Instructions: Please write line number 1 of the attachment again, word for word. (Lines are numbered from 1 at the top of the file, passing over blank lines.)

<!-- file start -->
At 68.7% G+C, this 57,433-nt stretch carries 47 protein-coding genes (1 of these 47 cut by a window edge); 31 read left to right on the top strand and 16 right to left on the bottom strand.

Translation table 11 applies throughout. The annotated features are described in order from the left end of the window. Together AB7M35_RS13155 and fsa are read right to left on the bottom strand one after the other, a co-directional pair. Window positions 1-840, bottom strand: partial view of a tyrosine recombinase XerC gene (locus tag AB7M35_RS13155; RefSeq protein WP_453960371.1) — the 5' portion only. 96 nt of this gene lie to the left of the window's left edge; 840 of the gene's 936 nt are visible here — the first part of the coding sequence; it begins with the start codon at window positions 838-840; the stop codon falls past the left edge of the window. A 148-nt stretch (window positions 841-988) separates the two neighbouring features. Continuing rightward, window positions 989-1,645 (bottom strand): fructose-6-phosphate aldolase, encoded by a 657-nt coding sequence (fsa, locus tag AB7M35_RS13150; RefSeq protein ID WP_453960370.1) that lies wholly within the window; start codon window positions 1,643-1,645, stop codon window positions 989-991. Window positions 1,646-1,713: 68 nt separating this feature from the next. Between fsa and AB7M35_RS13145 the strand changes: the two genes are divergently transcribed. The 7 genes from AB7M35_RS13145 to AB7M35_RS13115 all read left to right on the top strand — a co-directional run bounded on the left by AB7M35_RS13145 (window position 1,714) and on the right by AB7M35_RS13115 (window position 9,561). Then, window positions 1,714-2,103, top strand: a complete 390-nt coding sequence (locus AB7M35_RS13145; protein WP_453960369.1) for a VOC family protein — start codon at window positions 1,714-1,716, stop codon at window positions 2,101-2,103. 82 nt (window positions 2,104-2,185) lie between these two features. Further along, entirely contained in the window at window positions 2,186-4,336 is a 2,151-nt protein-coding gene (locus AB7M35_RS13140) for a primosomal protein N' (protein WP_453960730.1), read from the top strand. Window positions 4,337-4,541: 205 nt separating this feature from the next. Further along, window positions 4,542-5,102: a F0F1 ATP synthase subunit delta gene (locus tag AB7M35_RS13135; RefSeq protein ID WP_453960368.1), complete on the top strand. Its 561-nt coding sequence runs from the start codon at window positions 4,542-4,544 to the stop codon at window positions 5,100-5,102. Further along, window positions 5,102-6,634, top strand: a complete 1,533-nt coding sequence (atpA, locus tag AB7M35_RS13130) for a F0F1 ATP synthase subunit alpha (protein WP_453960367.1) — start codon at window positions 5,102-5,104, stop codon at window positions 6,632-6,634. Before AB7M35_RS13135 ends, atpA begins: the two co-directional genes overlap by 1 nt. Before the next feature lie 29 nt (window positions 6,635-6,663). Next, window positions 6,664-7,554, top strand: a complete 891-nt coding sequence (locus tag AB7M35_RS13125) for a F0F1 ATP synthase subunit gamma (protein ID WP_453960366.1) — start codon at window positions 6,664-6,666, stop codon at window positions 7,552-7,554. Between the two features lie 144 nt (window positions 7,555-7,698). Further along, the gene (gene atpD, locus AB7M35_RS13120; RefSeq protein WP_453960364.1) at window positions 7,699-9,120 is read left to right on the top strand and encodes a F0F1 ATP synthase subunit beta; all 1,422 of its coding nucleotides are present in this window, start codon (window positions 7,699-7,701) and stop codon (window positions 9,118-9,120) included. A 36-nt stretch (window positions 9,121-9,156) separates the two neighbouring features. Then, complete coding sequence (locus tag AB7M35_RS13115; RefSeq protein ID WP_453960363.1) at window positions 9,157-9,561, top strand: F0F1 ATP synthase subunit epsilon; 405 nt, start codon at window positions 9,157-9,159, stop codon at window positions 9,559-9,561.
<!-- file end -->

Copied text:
At 68.7% G+C, this 57,433-nt stretch carries 47 protein-coding genes (1 of these 47 cut by a window edge); 31 read left to right on the top strand and 16 right to left on the bottom strand.